by Andrew Kreighbaum
An enduring tension in federal higher education policy making is the balancing act between protecting students and taxpayers on the one hand and allowing for innovative instruction and business models on the other. New administrations typically emphasize one over the other, swinging the policy pendulum between those two goals.
The regulatory overhaul proposed this week by the Trump administration has predictably swung the emphasis back toward innovation, leaving consumer advocates frustrated over the implications for student protections.
The department wants to re-examine not only the role of accreditors in overseeing colleges and universities but a number of related rules as well, like the standard definition of an academic credit hour, faculty interaction requirements for online programs and state authorization rules.
Many online higher ed providers had long hoped for more flexibility in the federal rules governing accreditors and the programs they oversee, a key objective of the latest round of rule making, which the agency formally announced in a federal notice Monday. Critics, though — even some who support the notion of greater innovation in higher education, a purported aim of the Trump administration’s approach — worry about a hollowing out of baseline student protections.
“We’ve seen this movie before,” said Amy Laitinen, director of higher education policy at New America. “You’re going to have unscrupulous providers come in and take as much money as they can get and leave taxpayers holding the bag.”
The department’s plans to loosen federal requirements on accreditors undoubtedly mark a significant shift from the Obama administration, which had pushed for more accountability from the oversight organizations. The list of rules Education Secretary Betsy DeVos plans to tackle through a process known as negotiated rule making is so expansive that some questioned how one rule-making panel could effectively address them all.
“They’re trying to do a lot here,” said Robert Kelchen, an assistant professor of higher education at Seton Hall University. “The more they try to do at one time, the harder it is to get a group of expert stakeholders around a room and, also, probably the harder it is to reach consensus.”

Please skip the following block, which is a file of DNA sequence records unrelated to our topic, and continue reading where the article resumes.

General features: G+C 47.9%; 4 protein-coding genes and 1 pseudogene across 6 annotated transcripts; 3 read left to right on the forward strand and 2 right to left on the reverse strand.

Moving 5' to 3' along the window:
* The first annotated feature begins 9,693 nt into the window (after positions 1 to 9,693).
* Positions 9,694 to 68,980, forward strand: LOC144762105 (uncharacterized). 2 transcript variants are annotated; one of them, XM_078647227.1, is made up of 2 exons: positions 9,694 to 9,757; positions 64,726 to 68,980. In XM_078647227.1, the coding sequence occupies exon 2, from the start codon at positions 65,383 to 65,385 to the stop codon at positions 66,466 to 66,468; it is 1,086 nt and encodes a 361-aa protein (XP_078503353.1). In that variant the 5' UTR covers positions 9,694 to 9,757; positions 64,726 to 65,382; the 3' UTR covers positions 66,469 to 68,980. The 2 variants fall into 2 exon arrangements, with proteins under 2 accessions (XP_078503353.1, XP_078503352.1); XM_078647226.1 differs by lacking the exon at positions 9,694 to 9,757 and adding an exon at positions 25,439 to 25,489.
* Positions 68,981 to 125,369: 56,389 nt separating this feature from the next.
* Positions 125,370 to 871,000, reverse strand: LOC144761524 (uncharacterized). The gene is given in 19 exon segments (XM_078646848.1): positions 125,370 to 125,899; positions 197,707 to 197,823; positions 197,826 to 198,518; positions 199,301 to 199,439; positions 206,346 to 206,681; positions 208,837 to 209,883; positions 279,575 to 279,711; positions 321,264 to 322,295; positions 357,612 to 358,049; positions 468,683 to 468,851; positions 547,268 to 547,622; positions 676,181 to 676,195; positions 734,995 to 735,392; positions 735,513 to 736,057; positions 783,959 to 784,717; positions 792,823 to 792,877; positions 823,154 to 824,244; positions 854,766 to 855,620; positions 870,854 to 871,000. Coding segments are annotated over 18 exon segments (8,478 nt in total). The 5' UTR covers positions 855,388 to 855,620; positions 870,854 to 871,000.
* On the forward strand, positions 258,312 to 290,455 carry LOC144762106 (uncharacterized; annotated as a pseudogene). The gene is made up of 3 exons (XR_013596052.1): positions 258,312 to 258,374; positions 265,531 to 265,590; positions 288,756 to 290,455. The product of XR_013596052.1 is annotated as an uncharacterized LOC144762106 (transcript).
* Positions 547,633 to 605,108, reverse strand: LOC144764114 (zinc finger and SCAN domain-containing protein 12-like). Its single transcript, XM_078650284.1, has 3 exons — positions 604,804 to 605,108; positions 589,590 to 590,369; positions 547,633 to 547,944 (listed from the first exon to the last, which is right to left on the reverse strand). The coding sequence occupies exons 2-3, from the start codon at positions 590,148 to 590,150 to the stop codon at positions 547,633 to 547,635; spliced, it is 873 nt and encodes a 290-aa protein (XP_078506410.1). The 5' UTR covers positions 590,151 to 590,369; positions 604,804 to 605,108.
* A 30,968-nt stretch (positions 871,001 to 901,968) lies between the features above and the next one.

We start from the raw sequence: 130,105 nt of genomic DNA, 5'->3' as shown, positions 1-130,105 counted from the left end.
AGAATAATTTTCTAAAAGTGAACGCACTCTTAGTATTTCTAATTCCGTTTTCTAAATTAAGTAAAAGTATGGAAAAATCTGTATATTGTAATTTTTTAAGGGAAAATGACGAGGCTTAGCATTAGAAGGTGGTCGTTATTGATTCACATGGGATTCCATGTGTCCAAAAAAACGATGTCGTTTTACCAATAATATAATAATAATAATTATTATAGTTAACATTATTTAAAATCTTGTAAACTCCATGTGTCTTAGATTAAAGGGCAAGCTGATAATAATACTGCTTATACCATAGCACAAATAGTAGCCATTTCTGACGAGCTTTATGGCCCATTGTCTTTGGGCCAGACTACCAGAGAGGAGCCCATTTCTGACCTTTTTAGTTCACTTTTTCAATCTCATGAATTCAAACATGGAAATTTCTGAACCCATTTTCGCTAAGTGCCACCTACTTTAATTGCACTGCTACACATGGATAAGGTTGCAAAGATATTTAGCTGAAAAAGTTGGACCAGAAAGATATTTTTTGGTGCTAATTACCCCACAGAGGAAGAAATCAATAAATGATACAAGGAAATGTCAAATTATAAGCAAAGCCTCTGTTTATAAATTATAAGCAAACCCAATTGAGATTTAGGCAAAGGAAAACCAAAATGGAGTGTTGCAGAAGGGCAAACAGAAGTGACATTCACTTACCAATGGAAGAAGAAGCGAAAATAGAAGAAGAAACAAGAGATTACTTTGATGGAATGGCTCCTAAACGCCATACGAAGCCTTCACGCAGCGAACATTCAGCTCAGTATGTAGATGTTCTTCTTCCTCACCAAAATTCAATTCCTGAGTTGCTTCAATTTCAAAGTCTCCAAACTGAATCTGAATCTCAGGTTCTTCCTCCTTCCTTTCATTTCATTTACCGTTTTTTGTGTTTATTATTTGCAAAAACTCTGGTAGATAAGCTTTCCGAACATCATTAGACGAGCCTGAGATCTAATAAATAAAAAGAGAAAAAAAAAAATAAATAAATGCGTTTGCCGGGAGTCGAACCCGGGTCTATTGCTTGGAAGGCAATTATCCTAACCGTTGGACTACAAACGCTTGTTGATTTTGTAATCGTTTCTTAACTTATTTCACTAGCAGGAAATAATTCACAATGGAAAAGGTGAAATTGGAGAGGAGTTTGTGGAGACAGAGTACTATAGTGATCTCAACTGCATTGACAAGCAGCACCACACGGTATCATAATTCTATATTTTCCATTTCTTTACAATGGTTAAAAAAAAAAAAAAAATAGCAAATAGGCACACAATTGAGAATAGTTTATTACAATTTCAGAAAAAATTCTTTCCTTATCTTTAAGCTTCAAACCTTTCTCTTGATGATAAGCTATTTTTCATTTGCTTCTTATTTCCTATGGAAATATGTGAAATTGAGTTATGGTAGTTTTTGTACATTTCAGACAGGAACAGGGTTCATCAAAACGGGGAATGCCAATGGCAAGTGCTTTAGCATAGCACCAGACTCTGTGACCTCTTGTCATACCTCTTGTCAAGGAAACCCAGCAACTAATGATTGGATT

Negotiated rule making is designed to incorporate input from various stakeholders into the regulatory process, but if appointed negotiators can’t reach consensus, the department issues its own regulations, with no obligation to be guided by the views of those it had assembled.
Despite the concerns about the process, the department received praise from several corners for a willingness to ask questions about the proper role of accreditors. Colleges need the approval of those organizations to maintain access to Title IV federal student aid. But accreditors have faced pressure to provide tougher oversight.
There are ample opportunities to improve existing regulations for accreditors, said Julie Peller, executive director at Higher Learning Advocates. Specifically, she said the federal role in accreditation should focus more on quality instead of compliance.
“Too often, quality and innovation are pitted against each other in the national discourse around higher education policy: a dynamic that serves neither students, institutions, or other higher education stakeholders,” Peller said. “That does not need to be the case.”
Michael B. Goldstein, senior counsel and higher education practice leader at Cooley, a Washington-based law firm, said the package of proposed rule changes doesn’t suggest less accountability but a willingness to free accreditors from enforcing outdated standards like the credit hour.
“It is an obsolete standard to start with, never actually intended to be a measure of academic rigor,” he said. “But when the [Higher Education Act] was first enacted, the classroom model was the overwhelming norm, and the credit hour was a convenient proxy for student engagement in the learning process.”
In an interview with Inside Higher Ed last week, Diane Auer Jones, the department’s principal deputy under secretary, said that the credit hour was the biggest impediment to innovation in higher education and difficult to apply to competency-based learning.
“It’s not that they want courses to be too easy or too short. It’s not that they want to create rules that allow people to game the system,” she said. “They feel like they’re under so much scrutiny and this is very difficult to do and they feel like they’re vulnerable.”
Antoinette Flores, associate director for postsecondary education at the Center for American Progress, said the department’s rule package would open up federal student aid to more online providers with little to no oversight.
“I don’t think this is an affirmative vision for higher education. It’s an undoing from the inside out so there are no rules at play,” she said. “The sheer number of rules targeted would effectively gut the few protections for students left.”
Trace Urdan, managing director at Tyton Partners, said he was sympathetic to arguments that accreditors have been asked to do too much in oversight of programs receiving Title IV funds. But he said a rewrite of regulations that go too far politically could be subject to a course correction from a future Democratic administration.
“I just think we’re doomed to see this pendulum swinging back and forth for the foreseeable future,” he said.